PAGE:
If Kerry wants to have a chance of succeeding -- even to manage the problem -- he'll need a relationship with Netanyahu based on some measure of confidence and trust. This is even more important given the absence of such trust between Obama and the prime minister.

George H.W. Bush and Yitzhak Shamir didn't get along. James Baker, Bush's hard-nosed secretary of state, managed to hammer out a working relationship with then Prime Minister Shamir -- tense at times but functional. Without it, there would have been no Madrid peace talks -- and without that, the Oslo talks would have been harder to produce. If Kerry is smart, he'll keep the door open to Netanyahu and try to hammer out at least a modus vivendi. Bibi, meanwhile, is going to try to build on his already positive relationship with Kerry.

4. American enablers

I'm also betting that the Obama team, bogged down as it is with so many other issues, won't get terribly creative on the peace process and will play to Netanyahu's strengths -- an interim, incremental, and bottom-up process that avoids the tough issues and steers clear of high-profile initiatives. Rather than try to undermine Netanyahu, a second-term president (even one with visions of being the father of Palestinian statehood) will likely play it safe and try to work with the new government. And who could blame him? Even if Obama decides to roll the dice, he needs an Arab or Palestinian partner to help him. And those are in very short supply.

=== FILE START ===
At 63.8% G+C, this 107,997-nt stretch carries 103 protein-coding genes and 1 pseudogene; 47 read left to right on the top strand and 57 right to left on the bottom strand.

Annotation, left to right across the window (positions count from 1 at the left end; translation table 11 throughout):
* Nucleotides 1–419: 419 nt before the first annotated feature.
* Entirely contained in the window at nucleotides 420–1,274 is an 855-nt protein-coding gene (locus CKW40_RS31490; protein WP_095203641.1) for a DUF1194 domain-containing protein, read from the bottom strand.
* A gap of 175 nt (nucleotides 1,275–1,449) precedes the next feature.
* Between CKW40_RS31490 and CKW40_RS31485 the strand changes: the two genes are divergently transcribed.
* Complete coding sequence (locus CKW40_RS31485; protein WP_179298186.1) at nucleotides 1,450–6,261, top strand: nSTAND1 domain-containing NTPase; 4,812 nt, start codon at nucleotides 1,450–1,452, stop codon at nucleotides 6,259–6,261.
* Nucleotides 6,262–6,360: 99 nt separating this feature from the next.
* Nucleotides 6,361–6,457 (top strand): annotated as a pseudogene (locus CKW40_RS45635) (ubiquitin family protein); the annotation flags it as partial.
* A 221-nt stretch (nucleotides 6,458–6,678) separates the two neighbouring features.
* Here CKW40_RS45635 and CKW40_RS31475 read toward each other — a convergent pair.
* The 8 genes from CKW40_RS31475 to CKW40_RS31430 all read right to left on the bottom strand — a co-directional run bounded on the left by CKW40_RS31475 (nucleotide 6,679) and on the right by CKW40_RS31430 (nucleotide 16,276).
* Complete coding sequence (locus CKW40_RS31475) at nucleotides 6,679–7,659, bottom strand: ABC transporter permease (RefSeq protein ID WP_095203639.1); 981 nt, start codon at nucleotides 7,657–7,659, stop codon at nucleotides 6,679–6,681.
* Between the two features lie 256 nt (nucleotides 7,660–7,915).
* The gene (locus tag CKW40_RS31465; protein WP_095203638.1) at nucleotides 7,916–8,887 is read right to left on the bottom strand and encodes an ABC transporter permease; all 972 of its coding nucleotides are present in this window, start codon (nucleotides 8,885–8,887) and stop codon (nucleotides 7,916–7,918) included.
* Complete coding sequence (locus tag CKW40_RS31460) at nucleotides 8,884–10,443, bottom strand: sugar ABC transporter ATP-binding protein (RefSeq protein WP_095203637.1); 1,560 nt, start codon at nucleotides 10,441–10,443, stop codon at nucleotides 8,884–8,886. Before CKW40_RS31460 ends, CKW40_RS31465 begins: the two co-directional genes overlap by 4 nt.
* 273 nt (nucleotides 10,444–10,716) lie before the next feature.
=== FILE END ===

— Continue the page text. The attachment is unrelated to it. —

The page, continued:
5. Iran must be managed

There's another powerful reason Bibi will remain relevant: He's Mr. Iran. Even more than the Israeli-Palestinian peace process, or lack thereof, Iran will require cooperation between Washington and Jerusalem if an agreement on the nuclear issue is to be reached or successful military action undertaken.

Iran isn't Palestine, some localized shepherd's war even with regional resonance. The Iranian nuclear issue could have grave economic, military, financial, and political consequences for the entire Middle East and international community. The stakes are simply too high to accommodate huge policy differences or public rifts, let alone a breakdown in cooperation that compels the Israelis to take unilateral military action.